Homology/similarity/identity: proper usage.

ahouse at BINAH.CC.BRANDEIS.EDU ahouse at BINAH.CC.BRANDEIS.EDU
Wed Feb 6 11:55:19 EST 1991


>	orthology - where the two sequences encode the same protein,
>	e.g. a myoglobin in a human and a myoglobin in a whale
>
>	paralogy - where the relationship between the two sequences
>	is not consistent with the phylogeny, e.g. myoglobin in a human
>	and beta-globin in a human (here, the ancestor of myoglobin
>	and hemoglobin is much older than recent ancestors of humans).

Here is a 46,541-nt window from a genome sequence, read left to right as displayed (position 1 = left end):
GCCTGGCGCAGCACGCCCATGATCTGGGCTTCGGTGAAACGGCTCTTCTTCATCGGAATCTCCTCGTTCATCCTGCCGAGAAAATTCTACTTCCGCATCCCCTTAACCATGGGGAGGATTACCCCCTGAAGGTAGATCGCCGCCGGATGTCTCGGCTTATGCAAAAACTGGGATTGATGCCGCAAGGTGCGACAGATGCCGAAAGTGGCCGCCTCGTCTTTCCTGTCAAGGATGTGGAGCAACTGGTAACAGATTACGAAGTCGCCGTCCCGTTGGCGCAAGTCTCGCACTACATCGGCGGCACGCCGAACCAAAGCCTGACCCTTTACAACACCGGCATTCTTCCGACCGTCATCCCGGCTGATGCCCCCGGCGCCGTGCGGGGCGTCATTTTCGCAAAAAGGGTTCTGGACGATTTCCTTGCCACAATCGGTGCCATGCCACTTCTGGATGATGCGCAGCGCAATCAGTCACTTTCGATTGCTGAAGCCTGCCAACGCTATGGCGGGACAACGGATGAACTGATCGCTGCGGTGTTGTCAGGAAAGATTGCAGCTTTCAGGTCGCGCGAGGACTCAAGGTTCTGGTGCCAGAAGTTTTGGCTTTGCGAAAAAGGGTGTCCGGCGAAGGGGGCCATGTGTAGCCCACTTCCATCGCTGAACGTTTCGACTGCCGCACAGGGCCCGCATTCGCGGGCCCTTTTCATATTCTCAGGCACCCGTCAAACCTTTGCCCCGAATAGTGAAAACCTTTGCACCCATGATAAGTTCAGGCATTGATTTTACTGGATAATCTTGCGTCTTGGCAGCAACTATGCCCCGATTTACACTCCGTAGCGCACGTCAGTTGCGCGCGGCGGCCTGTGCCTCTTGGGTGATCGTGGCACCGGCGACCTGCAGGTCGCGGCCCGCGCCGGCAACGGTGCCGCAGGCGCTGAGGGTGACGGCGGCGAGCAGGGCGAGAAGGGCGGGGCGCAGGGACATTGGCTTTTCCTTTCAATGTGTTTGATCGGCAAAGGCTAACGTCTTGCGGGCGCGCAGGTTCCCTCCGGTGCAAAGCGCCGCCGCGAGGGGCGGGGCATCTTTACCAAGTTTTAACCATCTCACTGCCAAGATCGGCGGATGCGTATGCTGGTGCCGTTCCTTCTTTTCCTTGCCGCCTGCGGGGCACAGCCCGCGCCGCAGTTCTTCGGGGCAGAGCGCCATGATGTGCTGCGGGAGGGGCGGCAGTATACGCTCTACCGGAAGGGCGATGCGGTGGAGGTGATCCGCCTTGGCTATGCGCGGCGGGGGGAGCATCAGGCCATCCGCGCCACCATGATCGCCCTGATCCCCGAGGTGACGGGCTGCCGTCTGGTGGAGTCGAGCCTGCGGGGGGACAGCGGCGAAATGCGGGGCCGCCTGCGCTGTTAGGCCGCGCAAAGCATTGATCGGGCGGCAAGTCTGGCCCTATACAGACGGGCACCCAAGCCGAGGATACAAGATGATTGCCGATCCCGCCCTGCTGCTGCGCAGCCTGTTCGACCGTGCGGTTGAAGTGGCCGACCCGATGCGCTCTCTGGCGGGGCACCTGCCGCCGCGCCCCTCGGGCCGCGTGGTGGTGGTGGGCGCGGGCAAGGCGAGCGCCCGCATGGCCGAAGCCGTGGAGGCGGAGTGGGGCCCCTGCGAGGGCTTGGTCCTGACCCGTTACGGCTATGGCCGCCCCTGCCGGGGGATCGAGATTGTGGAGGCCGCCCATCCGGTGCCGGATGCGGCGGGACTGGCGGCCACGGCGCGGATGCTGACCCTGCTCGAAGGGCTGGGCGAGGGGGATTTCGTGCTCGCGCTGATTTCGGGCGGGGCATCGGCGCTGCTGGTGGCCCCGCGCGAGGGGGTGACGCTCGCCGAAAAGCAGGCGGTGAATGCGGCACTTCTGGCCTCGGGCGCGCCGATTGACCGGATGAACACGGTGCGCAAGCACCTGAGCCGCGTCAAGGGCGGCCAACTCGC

>

I think that you might what to distinguish these terms not with respect to
phylogentic consistency but rather in terms of genetic events.  A gene
duplication (that gives rise to a pair of paralogous genes) may happen before a
linneage split.  If the 2 genes become functionally diiferent in the 2
linneages you may be fooled into imagining a homology that is due to a shared
derived gene when in fact you don't have orthologous genes because of the
paralogy in the ancestor.

Jeremy Ahouse
Brandei



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